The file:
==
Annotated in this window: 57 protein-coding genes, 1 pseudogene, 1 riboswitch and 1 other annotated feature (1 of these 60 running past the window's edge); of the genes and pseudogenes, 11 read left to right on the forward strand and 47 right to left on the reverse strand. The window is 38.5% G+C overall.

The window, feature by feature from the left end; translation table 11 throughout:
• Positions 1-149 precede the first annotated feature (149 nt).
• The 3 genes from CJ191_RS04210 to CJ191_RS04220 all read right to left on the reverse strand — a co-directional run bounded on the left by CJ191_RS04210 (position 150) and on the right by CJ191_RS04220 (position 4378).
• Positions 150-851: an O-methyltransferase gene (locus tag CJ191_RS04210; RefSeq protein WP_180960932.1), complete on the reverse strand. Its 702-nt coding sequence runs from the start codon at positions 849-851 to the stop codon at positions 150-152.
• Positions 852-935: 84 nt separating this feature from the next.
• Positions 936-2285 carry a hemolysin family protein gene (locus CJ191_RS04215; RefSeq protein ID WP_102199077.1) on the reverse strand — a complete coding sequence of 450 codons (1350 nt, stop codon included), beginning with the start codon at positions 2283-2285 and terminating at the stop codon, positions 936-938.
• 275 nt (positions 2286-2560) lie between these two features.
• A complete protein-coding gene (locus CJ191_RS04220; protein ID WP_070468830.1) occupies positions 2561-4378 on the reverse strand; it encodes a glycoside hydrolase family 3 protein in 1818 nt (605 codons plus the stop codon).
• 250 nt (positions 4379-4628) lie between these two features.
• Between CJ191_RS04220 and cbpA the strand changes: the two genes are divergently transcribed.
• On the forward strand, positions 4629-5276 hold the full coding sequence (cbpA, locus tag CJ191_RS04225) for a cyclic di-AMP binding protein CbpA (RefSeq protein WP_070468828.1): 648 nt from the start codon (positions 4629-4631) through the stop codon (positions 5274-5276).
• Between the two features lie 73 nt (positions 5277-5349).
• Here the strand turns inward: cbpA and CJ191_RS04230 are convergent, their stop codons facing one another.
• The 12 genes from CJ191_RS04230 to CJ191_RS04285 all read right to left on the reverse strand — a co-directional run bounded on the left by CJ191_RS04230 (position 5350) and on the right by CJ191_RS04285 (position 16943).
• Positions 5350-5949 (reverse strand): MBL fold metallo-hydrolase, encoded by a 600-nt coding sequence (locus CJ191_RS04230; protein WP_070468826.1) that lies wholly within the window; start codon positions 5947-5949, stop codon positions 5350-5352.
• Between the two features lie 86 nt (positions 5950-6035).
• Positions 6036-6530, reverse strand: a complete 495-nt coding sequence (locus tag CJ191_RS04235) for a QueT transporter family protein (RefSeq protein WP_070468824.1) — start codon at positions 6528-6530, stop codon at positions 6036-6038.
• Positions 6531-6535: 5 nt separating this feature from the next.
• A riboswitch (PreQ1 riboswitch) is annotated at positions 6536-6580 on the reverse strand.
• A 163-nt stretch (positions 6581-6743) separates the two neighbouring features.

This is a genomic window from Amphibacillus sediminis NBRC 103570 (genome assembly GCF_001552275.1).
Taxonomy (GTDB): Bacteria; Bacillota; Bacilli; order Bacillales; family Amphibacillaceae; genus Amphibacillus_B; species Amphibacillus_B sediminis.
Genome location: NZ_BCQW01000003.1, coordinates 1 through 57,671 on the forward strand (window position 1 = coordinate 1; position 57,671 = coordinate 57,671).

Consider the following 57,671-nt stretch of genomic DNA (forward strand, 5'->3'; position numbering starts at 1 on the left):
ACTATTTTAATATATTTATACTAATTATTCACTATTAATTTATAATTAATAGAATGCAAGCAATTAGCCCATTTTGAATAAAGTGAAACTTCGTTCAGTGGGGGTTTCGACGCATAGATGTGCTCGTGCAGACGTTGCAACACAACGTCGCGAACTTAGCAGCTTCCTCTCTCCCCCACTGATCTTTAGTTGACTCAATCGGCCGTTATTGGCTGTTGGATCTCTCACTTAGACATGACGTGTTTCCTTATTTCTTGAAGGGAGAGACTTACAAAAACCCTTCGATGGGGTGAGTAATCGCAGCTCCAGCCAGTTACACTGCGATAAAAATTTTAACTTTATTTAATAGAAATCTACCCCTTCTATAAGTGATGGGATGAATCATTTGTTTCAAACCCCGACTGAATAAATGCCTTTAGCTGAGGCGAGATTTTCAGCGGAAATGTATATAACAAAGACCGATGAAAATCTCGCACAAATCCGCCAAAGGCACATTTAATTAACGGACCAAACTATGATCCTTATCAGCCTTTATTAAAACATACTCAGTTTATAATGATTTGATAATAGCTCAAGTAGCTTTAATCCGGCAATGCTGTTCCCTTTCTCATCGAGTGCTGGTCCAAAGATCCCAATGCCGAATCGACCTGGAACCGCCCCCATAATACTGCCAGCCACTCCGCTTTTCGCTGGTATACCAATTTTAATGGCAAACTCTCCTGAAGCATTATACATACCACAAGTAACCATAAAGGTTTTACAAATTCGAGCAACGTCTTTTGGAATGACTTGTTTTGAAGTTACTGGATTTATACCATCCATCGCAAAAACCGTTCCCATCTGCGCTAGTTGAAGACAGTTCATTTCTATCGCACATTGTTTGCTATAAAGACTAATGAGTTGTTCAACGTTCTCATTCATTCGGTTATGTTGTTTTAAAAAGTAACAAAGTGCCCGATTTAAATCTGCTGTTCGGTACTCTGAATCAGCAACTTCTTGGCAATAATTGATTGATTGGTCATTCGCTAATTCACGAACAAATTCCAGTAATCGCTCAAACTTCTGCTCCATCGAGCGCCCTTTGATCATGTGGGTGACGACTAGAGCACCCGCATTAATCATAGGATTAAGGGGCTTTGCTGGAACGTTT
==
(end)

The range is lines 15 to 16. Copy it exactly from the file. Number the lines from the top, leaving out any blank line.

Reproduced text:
• The 12 genes from CJ191_RS04230 to CJ191_RS04285 all read right to left on the reverse strand — a co-directional run bounded on the left by CJ191_RS04230 (position 5350) and on the right by CJ191_RS04285 (position 16943).
• Positions 5350-5949 (reverse strand): MBL fold metallo-hydrolase, encoded by a 600-nt coding sequence (locus CJ191_RS04230; protein WP_070468826.1) that lies wholly within the window; start codon positions 5947-5949, stop codon positions 5350-5352.